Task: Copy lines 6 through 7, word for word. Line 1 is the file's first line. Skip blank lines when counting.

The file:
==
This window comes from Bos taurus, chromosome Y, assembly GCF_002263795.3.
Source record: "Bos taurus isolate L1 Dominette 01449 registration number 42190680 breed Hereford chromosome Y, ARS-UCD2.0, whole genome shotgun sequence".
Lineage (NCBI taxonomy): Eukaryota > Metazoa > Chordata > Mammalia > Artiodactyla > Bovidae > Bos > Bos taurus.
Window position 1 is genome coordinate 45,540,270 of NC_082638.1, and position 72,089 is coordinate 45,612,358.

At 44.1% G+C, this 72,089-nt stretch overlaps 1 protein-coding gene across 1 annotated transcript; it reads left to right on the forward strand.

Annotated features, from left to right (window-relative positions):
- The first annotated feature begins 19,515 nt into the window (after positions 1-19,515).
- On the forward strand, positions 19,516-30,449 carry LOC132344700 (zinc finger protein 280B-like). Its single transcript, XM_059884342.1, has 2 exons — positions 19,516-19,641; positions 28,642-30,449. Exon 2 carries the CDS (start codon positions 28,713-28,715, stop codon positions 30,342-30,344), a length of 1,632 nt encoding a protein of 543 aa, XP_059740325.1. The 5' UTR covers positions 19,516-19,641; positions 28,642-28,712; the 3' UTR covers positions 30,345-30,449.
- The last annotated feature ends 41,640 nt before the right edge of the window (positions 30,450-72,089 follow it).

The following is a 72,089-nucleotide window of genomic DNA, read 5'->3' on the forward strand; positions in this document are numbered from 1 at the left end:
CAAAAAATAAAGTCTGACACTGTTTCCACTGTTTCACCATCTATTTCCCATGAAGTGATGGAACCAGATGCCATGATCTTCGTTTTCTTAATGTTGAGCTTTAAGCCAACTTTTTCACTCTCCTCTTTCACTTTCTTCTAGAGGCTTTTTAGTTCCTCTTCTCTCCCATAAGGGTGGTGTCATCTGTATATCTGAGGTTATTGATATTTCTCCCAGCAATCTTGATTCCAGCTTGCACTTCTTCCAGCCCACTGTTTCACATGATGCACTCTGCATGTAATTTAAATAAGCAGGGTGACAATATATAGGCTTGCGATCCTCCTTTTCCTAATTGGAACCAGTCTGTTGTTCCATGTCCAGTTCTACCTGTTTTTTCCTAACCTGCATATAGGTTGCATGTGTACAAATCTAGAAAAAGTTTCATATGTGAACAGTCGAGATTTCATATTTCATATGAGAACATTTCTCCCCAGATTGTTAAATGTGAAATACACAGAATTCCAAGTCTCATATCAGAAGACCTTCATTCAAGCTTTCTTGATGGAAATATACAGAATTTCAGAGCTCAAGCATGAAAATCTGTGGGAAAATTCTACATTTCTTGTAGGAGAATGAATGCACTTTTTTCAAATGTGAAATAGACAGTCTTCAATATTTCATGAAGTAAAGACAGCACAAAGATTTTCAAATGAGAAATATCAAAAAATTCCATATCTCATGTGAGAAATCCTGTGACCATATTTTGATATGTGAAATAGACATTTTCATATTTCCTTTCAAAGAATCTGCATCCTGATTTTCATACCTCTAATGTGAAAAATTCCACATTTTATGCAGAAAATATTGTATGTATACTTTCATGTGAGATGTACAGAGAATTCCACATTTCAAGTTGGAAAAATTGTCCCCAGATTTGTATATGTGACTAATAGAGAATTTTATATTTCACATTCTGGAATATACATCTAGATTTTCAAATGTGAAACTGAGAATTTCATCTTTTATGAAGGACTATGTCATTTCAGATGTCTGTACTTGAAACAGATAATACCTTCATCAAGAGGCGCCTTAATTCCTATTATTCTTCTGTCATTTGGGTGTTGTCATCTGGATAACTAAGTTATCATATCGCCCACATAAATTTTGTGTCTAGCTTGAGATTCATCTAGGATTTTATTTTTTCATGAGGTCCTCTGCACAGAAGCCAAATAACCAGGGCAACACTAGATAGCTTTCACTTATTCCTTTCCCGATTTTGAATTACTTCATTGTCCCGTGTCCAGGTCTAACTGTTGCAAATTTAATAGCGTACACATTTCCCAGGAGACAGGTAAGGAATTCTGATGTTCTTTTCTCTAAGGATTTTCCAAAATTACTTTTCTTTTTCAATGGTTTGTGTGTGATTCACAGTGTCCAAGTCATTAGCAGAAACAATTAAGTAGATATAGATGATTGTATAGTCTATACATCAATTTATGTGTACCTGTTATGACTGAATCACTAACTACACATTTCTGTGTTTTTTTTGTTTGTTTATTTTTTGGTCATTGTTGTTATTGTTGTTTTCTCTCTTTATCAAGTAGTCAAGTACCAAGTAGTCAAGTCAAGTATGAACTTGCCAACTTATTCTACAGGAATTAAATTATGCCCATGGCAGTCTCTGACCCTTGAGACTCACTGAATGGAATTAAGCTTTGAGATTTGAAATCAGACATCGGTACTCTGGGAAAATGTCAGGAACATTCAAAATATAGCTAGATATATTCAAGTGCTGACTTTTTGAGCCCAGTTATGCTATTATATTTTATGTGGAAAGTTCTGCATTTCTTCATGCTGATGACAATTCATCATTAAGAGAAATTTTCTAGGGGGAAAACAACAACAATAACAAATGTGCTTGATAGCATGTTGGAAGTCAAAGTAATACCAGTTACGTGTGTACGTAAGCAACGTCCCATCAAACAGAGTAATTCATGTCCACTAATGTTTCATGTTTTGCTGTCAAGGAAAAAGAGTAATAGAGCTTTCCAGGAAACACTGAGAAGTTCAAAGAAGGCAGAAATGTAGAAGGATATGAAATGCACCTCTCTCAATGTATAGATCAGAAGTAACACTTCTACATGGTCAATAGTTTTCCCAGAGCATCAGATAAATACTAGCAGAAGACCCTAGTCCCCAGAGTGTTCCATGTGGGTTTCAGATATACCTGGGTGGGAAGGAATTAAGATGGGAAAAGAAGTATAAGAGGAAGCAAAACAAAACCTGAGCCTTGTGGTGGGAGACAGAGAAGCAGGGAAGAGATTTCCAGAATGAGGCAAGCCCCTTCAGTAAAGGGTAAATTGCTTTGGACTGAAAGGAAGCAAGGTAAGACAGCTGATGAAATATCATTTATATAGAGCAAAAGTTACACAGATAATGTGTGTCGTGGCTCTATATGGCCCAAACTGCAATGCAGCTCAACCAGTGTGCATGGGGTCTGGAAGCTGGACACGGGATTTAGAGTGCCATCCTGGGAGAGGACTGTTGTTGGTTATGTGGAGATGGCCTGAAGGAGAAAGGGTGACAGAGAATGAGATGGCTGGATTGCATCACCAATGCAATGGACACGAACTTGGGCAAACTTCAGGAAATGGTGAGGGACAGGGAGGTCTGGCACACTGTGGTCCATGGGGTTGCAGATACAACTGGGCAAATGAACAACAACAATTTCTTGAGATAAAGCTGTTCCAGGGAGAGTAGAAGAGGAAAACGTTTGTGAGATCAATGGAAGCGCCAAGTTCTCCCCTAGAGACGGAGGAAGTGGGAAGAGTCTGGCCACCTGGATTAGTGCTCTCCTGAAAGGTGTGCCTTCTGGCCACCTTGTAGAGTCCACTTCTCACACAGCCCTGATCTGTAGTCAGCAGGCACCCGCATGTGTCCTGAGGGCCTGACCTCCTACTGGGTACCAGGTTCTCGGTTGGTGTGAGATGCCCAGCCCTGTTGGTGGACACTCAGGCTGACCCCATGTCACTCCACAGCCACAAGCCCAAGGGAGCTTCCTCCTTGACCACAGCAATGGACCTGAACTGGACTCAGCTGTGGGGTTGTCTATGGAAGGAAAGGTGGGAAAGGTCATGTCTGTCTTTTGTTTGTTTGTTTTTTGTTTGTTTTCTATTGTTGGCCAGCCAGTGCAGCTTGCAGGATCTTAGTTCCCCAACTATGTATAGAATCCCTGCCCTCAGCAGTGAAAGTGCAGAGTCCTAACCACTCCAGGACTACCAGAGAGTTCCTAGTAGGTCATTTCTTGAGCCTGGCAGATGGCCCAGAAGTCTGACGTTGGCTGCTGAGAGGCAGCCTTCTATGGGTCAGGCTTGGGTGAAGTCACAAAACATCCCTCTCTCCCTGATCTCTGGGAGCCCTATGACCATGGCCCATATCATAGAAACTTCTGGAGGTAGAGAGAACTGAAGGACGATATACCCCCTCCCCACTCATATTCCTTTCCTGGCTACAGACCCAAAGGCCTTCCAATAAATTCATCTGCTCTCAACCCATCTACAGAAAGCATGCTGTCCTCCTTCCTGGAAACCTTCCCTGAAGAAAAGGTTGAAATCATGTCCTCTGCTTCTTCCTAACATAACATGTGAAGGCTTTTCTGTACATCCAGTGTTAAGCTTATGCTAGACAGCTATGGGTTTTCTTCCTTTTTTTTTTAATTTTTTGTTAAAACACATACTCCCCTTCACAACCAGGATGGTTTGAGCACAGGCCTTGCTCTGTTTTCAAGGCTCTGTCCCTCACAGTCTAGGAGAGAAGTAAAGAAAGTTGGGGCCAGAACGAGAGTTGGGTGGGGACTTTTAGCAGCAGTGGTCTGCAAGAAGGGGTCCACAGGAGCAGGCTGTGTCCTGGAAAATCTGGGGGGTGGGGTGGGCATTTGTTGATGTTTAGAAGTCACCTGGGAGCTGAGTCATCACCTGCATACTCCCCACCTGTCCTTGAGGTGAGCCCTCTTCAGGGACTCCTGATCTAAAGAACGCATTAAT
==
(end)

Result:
Annotated features, from left to right (window-relative positions):
- The first annotated feature begins 19,515 nt into the window (after positions 1-19,515).